David Davis: right on torture, wrong on climate change

Have you read his denialist nonsense in the Independent?

I'm a big fan of David Davis on civil liberties and human rights issues, especially his bold stance in opposition to torture and our alleged complicity in barbaric practices.

But on climate change, he is hopelessly wrong. His cornucopia of distortions, exaggerations, smears and half-truths in the Independent today makes for a depressing read.

I don't have time to fisk every line -- and, believe me, every line is worth fisking! -- but I will take issue with two of his points:

1)

The row about whether global warming exists gets even more virulent. The case is not helped by the fact that the planet appears to have been cooling, not warming, in the last decade.

Really? Who to believe? Davis, with his "BSc Joint Hons molecular science/computer science" degree, or the globally renowned, peer-reviewed climate scientists at the Met Office Hadley Centre? From a press release in December 2008:

The ten warmest years on record have occurred since 1997. Global temperatures for 2000-2008 now stand almost 0.2°C warmer than the average for the decade 1990-1999.

Dr Peter Stott of the Met Office says our actions are making the difference: "Human influence, particularly emission of greenhouse gases, has greatly increased the chance of having such warm years. Comparing observations with the expected response to man-made and natural drivers of climate change it is shown that global temperature is now over 0.7°C warmer than if humans were not altering the climate."

2)

Last week, the row was fuelled after a hacker revealed emails between the world's leading climate scientists that seemed to show them conspiring to rig the figures to support their theories. So it is unsurprising that more than half the public no longer believe in global warming.

Davis gets his timeline wrong. Polls showing public scepticism on the climate change issue preceded and predated the so-called Climategate row and the release of the University of East Anglia emails. The reason "more than half the public" no longer believe in global warming is because right-wing free marketeers like Davis, lacking in scientific credentials, have distorted the arguments and undermined the evidence.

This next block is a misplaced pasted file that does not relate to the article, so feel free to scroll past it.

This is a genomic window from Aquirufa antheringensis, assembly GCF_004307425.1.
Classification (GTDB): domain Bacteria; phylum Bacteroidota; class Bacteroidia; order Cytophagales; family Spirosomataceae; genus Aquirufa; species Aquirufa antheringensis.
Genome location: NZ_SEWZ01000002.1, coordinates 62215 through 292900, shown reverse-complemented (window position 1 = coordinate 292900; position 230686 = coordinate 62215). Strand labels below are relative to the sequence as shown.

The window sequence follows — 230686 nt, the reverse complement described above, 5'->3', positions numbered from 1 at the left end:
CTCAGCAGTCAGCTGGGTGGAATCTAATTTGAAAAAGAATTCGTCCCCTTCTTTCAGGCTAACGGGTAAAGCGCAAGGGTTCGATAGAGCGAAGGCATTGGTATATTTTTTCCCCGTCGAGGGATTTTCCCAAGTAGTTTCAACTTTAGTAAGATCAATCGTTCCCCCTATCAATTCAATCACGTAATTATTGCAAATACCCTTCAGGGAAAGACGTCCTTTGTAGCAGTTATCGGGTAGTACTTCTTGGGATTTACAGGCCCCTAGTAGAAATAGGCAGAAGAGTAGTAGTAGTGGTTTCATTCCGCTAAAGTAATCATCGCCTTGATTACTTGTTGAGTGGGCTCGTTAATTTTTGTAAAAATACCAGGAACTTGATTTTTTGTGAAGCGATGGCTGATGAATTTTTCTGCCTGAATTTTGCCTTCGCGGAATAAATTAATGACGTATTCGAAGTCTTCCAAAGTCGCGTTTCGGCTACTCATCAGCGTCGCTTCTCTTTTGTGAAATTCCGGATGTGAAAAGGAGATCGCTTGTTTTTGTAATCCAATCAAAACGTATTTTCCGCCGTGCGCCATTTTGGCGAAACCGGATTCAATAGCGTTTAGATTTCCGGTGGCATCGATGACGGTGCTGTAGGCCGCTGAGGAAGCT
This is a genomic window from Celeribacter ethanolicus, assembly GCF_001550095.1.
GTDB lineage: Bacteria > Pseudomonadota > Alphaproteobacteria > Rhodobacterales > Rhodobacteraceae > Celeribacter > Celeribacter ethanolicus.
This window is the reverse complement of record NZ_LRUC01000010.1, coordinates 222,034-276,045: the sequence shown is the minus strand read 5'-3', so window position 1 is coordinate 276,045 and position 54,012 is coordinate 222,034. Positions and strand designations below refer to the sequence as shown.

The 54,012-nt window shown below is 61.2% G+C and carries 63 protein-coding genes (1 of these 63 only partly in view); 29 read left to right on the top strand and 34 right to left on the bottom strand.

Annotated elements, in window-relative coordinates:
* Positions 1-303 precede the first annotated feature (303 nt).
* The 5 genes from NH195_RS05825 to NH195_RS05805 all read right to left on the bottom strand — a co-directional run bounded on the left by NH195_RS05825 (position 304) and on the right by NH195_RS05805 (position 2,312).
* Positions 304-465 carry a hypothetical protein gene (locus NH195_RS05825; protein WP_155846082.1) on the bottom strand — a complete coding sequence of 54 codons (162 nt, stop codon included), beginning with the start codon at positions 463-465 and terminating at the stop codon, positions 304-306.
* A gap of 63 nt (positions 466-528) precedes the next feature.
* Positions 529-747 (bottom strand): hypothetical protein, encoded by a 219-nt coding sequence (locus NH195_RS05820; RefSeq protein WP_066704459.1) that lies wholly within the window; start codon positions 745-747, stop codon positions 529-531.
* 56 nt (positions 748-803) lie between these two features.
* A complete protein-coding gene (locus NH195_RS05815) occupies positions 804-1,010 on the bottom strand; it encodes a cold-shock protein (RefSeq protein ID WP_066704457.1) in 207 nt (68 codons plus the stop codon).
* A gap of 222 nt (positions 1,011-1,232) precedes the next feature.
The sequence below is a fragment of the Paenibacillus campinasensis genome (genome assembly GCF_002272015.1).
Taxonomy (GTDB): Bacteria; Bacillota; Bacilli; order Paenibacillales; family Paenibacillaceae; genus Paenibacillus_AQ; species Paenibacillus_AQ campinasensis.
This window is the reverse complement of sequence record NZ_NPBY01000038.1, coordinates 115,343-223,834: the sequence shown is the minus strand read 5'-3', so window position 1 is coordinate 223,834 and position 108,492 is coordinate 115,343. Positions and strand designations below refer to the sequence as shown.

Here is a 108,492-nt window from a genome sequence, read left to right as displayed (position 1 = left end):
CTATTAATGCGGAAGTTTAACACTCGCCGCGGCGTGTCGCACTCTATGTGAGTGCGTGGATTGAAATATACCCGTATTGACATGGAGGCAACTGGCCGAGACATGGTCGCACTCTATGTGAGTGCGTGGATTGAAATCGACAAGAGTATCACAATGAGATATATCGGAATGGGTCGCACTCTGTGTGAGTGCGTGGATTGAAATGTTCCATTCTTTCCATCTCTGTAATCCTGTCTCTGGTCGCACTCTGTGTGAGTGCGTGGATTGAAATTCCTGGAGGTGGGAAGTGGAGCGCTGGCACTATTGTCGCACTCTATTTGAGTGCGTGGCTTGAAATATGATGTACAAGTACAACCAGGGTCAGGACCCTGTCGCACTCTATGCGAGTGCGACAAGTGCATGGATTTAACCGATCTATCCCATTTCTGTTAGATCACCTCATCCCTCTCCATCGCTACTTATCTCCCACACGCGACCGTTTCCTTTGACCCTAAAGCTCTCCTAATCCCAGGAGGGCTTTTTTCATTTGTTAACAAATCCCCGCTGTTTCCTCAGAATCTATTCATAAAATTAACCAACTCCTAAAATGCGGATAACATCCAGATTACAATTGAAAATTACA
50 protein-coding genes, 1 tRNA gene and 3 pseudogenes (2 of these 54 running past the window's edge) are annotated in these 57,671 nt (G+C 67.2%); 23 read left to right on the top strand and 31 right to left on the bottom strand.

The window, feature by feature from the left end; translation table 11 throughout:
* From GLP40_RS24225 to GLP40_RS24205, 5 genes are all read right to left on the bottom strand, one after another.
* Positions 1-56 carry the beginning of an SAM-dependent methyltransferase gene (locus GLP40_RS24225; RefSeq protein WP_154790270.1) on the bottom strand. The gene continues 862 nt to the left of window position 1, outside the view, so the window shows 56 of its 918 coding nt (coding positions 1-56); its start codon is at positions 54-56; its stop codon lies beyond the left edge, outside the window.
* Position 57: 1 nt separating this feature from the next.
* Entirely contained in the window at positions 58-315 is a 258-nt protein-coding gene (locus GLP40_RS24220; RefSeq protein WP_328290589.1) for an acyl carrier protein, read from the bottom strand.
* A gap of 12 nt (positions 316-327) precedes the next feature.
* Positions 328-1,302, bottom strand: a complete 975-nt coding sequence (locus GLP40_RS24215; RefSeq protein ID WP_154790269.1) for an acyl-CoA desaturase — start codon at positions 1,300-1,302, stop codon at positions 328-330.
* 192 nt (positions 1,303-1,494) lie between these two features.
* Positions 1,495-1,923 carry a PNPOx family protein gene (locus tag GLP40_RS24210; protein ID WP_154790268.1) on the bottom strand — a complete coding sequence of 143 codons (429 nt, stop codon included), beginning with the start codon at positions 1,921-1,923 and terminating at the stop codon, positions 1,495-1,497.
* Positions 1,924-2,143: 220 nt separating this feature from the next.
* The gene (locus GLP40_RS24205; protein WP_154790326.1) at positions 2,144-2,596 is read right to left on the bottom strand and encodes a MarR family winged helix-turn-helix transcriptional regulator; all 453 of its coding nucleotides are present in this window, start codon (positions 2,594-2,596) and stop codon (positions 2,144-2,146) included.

The really scary point is this: had David Davis beaten David Cameron in 2005 and become Tory leader, Britain would now be on the verge of electing the only climate-change-denying leader in the G7. One for Dominic Sandbrook's What If . . . columns, eh?

By the way, before all the deniers and "sceptics" crawl out from under their cold, non-warming rocks to object to the evidence cited in this post and scream "cover-up", let me point you in the direction of a story in the Telegraph showing how climate-change sceptics get things wrong, too.

 

 

Mehdi Hasan is a contributing writer for the New Statesman and the co-author of Ed: The Milibands and the Making of a Labour Leader. He was the New Statesman's senior editor (politics) from 2009-12.

A second referendum? Photo: Getty
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Will there be a second EU referendum? Petition passes 1.75 million signatures

Updated: An official petition for a second EU referendum has passed 1.75m signatures - but does it have any chance of happening?

A petition calling for another EU referendum has passed 1.75 million signatures

"We the undersigned call upon HM Government to implement a rule that if the remain or leave vote is less than 60% based a turnout less than 75% there should be another referendum," the petition reads. Overall, the turnout in the EU referendum on 23 June was 73 per cent, and 51.8 per cent of voters went for Leave.

The petition has been so popular it briefly crashed the government website, and is now the biggest petition in the site's history.

After 10,000 signatures, the government has to respond to an official petition. After 100,000 signatures, it must be considered for a debate in parliament. 

Nigel Farage has previously said he would have asked for a second referendum based on a 52-48 result in favour of Remain.

However, what the petition is asking for would be, in effect, for Britain to stay as a member of the EU. Turnout of 75 per cent is far higher than recent general elections, and a margin of victory of 20 points is also ambitious. In the 2014 independence referendum in Scotland, the split was 55-45 in favour of remaining in the union. 

Unfortunately for those dismayed by the referendum result, even if the petition is debated in parliament, there will be no vote and it will have no legal weight. 

Another petition has been set up for London to declare independence, which has attracted 130,000 signatures.